I remember I used to think you had to earn the right to sledge. Once you actually achieved something of merit then you could have a crack at the other team, but not till then. I still watch the coverage occasionally these days I find myself disapproving of some of the sledging – not so much because of what’s being said, but because it seems an unworthy or wasted effort. For me it’s rarely a moral judgment – though I adhere to the common convention that personal life should be off-limits – and more of a practical consideration.

As an Australian sledging comes easy. We’re notorious for it, but I don’t think our critics understand the source of it. I don’t know if it’s any different today, but growing up as a schoolboy I was subjected to sledging all the time, and gave it back to. Most of it was the good natured rough and tumble between friends and familiars, but the interaction day on day meant that the words came easily to the lips. Others might think it strange, but it was normal to abuse and mock within our circles.

I thought nothing of it myself until I went travelling and discovered that most cultures don’t have such a robust give and take. They’re gentler, with affection expressed You take it for granted until it becomes second nature. That’s why an Australian giving it, and receiving it, is so different to other cultures.

It says a lot about the Australian character I guess, and particularly Australian masculinity, a subject oft debated. That’s a discussion for another time, but fair to say this history of behaviour has informed so much of what we do and how we act – some of it positive, and a lot more not.

I suspect it’s not nearly as pronounced as it once was, but still for someone coming to compete against Aussies on the field this is something that must be adapted to. By the time an Australian cricketer dons the baggy green he’s endured years of ruthless sledging coming up through the ranks. He’s seasoned and hardy and tough, and most of it comes natural.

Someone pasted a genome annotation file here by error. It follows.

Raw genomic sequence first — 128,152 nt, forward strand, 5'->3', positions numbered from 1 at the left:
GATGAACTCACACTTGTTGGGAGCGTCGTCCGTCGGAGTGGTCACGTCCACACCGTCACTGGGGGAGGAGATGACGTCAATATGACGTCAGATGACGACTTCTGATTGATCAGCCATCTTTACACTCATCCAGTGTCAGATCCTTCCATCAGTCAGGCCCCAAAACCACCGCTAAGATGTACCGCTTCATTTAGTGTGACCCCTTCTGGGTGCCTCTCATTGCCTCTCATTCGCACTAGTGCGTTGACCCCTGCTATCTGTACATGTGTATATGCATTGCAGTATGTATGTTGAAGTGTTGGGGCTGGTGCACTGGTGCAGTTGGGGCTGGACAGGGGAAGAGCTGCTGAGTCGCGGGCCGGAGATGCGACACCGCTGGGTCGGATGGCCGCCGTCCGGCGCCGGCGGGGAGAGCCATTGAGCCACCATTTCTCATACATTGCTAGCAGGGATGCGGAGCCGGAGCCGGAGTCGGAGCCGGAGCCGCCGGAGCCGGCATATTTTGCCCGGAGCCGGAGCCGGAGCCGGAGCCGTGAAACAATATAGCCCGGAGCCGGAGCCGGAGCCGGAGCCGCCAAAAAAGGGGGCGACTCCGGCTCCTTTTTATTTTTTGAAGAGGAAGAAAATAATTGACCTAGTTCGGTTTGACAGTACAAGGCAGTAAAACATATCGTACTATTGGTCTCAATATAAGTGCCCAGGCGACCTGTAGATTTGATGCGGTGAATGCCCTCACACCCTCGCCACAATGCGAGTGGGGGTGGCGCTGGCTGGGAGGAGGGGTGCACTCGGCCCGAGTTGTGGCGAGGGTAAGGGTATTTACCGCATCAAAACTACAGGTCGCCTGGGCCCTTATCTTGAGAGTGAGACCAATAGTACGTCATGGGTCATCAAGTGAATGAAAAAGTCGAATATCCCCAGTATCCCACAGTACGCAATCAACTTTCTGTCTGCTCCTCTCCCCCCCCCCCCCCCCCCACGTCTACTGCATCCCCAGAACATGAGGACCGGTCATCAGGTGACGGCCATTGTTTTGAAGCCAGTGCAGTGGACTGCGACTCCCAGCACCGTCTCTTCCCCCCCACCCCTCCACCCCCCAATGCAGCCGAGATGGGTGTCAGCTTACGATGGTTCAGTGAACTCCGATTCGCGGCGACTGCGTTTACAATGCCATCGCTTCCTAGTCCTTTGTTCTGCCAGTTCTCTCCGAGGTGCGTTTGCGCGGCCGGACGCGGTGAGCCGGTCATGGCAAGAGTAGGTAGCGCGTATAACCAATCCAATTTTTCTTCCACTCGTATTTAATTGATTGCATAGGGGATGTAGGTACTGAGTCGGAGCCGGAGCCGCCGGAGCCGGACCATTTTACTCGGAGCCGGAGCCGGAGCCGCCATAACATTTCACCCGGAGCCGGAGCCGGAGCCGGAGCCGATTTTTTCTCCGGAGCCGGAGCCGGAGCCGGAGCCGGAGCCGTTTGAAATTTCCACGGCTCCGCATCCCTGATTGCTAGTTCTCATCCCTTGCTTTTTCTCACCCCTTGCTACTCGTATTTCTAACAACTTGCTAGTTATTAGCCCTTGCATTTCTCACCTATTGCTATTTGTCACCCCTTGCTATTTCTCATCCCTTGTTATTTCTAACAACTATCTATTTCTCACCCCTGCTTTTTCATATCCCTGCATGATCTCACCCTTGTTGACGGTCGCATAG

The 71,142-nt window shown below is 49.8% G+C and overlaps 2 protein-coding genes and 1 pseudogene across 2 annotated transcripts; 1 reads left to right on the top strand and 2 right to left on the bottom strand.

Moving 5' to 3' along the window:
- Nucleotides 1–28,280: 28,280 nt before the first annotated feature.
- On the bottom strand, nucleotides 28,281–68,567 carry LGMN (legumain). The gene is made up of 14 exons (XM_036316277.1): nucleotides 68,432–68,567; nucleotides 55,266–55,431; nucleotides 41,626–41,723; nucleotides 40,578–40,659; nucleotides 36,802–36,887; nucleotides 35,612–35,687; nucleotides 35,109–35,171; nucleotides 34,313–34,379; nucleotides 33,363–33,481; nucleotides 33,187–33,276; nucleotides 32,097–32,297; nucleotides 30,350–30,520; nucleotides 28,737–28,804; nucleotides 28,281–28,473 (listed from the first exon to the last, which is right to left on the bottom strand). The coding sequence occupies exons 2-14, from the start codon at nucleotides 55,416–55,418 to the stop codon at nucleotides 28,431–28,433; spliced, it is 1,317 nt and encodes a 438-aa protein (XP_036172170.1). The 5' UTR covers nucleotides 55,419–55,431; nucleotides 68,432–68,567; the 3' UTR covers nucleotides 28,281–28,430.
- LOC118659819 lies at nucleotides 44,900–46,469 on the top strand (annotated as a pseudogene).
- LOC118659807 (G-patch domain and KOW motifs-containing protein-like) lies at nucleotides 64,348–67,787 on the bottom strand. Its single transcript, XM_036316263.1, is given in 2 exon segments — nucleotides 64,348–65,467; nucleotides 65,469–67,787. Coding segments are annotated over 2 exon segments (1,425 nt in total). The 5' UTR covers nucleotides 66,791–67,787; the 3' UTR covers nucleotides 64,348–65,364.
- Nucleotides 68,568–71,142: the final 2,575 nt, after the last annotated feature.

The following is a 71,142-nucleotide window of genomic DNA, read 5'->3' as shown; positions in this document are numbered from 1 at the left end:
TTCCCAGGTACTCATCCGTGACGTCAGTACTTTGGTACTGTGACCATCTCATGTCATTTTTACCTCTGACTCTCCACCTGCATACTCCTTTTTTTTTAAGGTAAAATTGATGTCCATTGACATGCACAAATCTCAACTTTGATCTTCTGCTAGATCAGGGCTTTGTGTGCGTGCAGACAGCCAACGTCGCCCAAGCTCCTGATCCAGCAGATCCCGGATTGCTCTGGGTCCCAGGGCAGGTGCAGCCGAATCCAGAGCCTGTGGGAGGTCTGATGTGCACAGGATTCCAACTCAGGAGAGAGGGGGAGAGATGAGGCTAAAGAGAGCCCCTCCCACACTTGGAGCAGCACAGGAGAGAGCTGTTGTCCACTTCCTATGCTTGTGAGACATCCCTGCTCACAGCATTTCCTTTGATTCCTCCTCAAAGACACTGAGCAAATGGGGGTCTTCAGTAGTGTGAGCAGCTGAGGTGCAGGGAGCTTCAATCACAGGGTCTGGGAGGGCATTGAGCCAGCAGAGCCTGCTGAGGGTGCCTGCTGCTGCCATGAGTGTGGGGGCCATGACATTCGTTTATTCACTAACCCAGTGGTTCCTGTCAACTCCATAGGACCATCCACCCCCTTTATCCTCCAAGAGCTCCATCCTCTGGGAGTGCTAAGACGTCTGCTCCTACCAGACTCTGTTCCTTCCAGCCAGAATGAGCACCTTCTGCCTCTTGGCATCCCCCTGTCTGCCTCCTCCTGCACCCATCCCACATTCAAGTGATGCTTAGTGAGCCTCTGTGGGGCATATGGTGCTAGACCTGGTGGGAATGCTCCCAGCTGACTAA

I think that’s one of the problems the English are having this tour, and past tours. They have made a focus of sledging, and have tried to compete in that area. The problem is that it’s not natural for most of them (Jimmy Anderson and Broad go okay) and so it is forced and mostly ineffective. Ultimately it’s become a distraction, and as an Aussie watching I reckon they would go better ignoring it and concentrated on the cricket. It’s our comfort zone, not theirs.

That’s something that gets lost in the cultural haze. I know the Indians in particular would get upset at the sledging they received. Because they had no cultural understanding of it they misunderstood the intent. I admit, as an outsider the nuances are easily overlooked. In my time at least, you’d go hard on the field and be best mates off it. Something might be said on the field, but it was never intended personally. The sole purpose was to upset the game. With the game done for the day it was time for a beer. It’s that mentality than means that Aussies are also more likely to shrug off sledging, until it crosses the line.

That’s where it has occasionally erupted over the years. Though it’s unregulated, sledging in Australian cultural mores has unspoken rules, primary among them that it’s not personal, and that after play all is forgotten. The problem is that cultures unused to sledging when confronted by it don’t have an understanding of those mores – and the boundaries they draw. Without those unspoken rules they will react to what they feel are unwarranted insinuations and lash out, sometimes crossing those lines – which is when the Aussies will become genuinely upset. It’s not playing the game after all.

All of this is pretty confusing if you’re not an Aussie, and fair enough to. There is something occasionally hypocritical in Australians complaining in those moments because the line they see so clearly appears so arbitrary to others. I know it because I was born to it, but I understand it may bewilder others not born here.

There’s a larger question about sledging. I’m not fussed about it, but that’s probably because a) I’m an Aussie, and b) I’m a pretty rugged character. I understand for the purist they may see it as being neither sporting or fair. As long as it doesn’t ‘cross the line’ I don’t mind it – in fact I think it’s just another element of the game. It adds an interesting edge, and another challenge to overcome.

In any case it’s another area the Australians are handsome winners in this series. What teams need to understand is that as soon as you react, you lose. It seems a truism, but it is so often forgotten. If it is seen to be getting to you then the Australians, far from backing off, will go harder. If you show vulnerability then we’ll be on you like a pack of dogs. And that’s what England have shown.

It’s a cliché, but England would do better by not engaging, and doing their talking with bat and ball.